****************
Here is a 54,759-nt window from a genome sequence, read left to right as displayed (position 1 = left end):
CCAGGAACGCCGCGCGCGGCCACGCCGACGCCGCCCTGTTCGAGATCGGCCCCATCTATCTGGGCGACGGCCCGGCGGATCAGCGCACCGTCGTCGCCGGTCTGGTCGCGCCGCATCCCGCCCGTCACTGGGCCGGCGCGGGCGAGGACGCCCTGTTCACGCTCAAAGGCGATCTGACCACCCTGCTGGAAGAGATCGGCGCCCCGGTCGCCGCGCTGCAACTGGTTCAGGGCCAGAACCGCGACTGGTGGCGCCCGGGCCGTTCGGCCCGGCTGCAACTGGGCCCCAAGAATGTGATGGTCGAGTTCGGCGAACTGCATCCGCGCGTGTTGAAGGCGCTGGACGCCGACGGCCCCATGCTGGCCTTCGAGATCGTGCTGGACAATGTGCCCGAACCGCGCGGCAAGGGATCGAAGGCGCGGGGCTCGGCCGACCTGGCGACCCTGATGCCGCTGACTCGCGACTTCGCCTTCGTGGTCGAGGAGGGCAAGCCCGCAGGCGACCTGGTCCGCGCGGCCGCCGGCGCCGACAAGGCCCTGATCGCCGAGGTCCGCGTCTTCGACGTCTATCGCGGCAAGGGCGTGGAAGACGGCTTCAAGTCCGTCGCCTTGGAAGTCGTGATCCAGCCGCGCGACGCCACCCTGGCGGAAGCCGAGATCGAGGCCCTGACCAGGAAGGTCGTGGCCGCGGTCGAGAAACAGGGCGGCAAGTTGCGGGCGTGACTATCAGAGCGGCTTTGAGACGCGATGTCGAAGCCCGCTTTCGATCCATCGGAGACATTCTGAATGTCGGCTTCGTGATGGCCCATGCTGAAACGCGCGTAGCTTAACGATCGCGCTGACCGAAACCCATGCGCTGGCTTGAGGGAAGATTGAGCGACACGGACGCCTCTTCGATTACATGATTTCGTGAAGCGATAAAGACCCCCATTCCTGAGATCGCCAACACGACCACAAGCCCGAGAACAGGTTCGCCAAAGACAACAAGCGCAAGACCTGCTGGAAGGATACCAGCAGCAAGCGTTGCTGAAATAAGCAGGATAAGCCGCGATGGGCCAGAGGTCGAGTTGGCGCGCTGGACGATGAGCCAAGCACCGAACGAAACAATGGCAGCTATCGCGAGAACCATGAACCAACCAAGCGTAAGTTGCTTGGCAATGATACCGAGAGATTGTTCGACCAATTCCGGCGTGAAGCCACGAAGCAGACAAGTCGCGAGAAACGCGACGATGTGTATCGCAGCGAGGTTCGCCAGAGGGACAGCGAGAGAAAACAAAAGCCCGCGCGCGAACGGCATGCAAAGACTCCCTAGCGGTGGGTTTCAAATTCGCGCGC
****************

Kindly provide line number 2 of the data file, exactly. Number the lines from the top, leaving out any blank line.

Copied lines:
CCAGGAACGCCGCGCGCGGCCACGCCGACGCCGCCCTGTTCGAGATCGGCCCCATCTATCTGGGCGACGGCCCGGCGGATCAGCGCACCGTCGTCGCCGGTCTGGTCGCGCCGCATCCCGCCCGTCACTGGGCCGGCGCGGGCGAGGACGCCCTGTTCACGCTCAAAGGCGATCTGACCACCCTGCTGGAAGAGATCGGCGCCCCGGTCGCCGCGCTGCAACTGGTTCAGGGCCAGAACCGCGACTGGTGGCGCCCGGGCCGTTCGGCCCGGCTGCAACTGGGCCCCAAGAATGTGATGGTCGAGTTCGGCGAACTGCATCCGCGCGTGTTGAAGGCGCTGGACGCCGACGGCCCCATGCTGGCCTTCGAGATCGTGCTGGACAATGTGCCCGAACCGCGCGGCAAGGGATCGAAGGCGCGGGGCTCGGCCGACCTGGCGACCCTGATGCCGCTGACTCGCGACTTCGCCTTCGTGGTCGAGGAGGGCAAGCCCGCAGGCGACCTGGTCCGCGCGGCCGCCGGCGCCGACAAGGCCCTGATCGCCGAGGTCCGCGTCTTCGACGTCTATCGCGGCAAGGGCGTGGAAGACGGCTTCAAGTCCGTCGCCTTGGAAGTCGTGATCCAGCCGCGCGACGCCACCCTGGCGGAAGCCGAGATCGAGGCCCTGACCAGGAAGGTCGTGGCCGCGGTCGAGAAACAGGGCGGCAAGTTGCGGGCGTGACTATCAGAGCGGCTTTGAGACGCGATGTCGAAGCCCGCTTTCGATCCATCGGAGACATTCTGAATGTCGGCTTCGTGATGGCCCATGCTGAAACGCGCGTAGCTTAACGATCGCGCTGACCGAAACCCATGCGCTGGCTTGAGGGAAGATTGAGCGACACGGACGCCTCTTCGATTACATGATTTCGTGAAGCGATAAAGACCCCCATTCCTGAGATCGCCAACACGACCACAAGCCCGAGAACAGGTTCGCCAAAGACAACAAGCGCAAGACCTGCTGGAAGGATACCAGCAGCAAGCGTTGCTGAAATAAGCAGGATAAGCCGCGATGGGCCAGAGGTCGAGTTGGCGCGCTGGACGATGAGCCAAGCACCGAACGAAACAATGGCAGCTATCGCGAGAACCATGAACCAACCAAGCGTAAGTTGCTTGGCAATGATACCGAGAGATTGTTCGACCAATTCCGGCGTGAAGCCACGAAGCAGACAAGTCGCGAGAAACGCGACGATGTGTATCGCAGCGAGGTTCGCCAGAGGGACAGCGAGAGAAAACAAAAGCCCGCGCGCGAACGGCATGCAAAGACTCCCTAGCGGTGGGTTTCAAATTCGCGCGC